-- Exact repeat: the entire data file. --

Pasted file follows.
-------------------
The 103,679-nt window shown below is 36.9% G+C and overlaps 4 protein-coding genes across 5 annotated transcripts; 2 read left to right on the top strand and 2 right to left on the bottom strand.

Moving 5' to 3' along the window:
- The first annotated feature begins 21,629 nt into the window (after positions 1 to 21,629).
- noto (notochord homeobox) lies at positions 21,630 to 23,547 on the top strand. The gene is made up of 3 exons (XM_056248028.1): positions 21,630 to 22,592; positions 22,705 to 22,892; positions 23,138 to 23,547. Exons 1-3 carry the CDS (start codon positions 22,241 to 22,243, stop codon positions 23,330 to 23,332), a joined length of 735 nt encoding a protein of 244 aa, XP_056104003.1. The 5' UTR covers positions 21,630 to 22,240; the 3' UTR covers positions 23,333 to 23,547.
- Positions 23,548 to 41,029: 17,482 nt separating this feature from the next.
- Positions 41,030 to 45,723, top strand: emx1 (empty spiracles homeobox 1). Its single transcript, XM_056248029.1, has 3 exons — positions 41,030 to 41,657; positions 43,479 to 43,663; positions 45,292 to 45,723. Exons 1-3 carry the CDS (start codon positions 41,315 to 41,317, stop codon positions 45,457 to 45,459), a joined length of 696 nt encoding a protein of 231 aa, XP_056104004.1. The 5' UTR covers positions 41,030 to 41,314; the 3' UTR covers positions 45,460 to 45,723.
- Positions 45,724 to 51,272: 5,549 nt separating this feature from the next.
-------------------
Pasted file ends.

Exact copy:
The 103,679-nt window shown below is 36.9% G+C and overlaps 4 protein-coding genes across 5 annotated transcripts; 2 read left to right on the top strand and 2 right to left on the bottom strand.

Moving 5' to 3' along the window:
- The first annotated feature begins 21,629 nt into the window (after positions 1 to 21,629).
- noto (notochord homeobox) lies at positions 21,630 to 23,547 on the top strand. The gene is made up of 3 exons (XM_056248028.1): positions 21,630 to 22,592; positions 22,705 to 22,892; positions 23,138 to 23,547. Exons 1-3 carry the CDS (start codon positions 22,241 to 22,243, stop codon positions 23,330 to 23,332), a joined length of 735 nt encoding a protein of 244 aa, XP_056104003.1. The 5' UTR covers positions 21,630 to 22,240; the 3' UTR covers positions 23,333 to 23,547.
- Positions 23,548 to 41,029: 17,482 nt separating this feature from the next.
- Positions 41,030 to 45,723, top strand: emx1 (empty spiracles homeobox 1). Its single transcript, XM_056248029.1, has 3 exons — positions 41,030 to 41,657; positions 43,479 to 43,663; positions 45,292 to 45,723. Exons 1-3 carry the CDS (start codon positions 41,315 to 41,317, stop codon positions 45,457 to 45,459), a joined length of 696 nt encoding a protein of 231 aa, XP_056104004.1. The 5' UTR covers positions 41,030 to 41,314; the 3' UTR covers positions 45,460 to 45,723.
- Positions 45,724 to 51,272: 5,549 nt separating this feature from the next.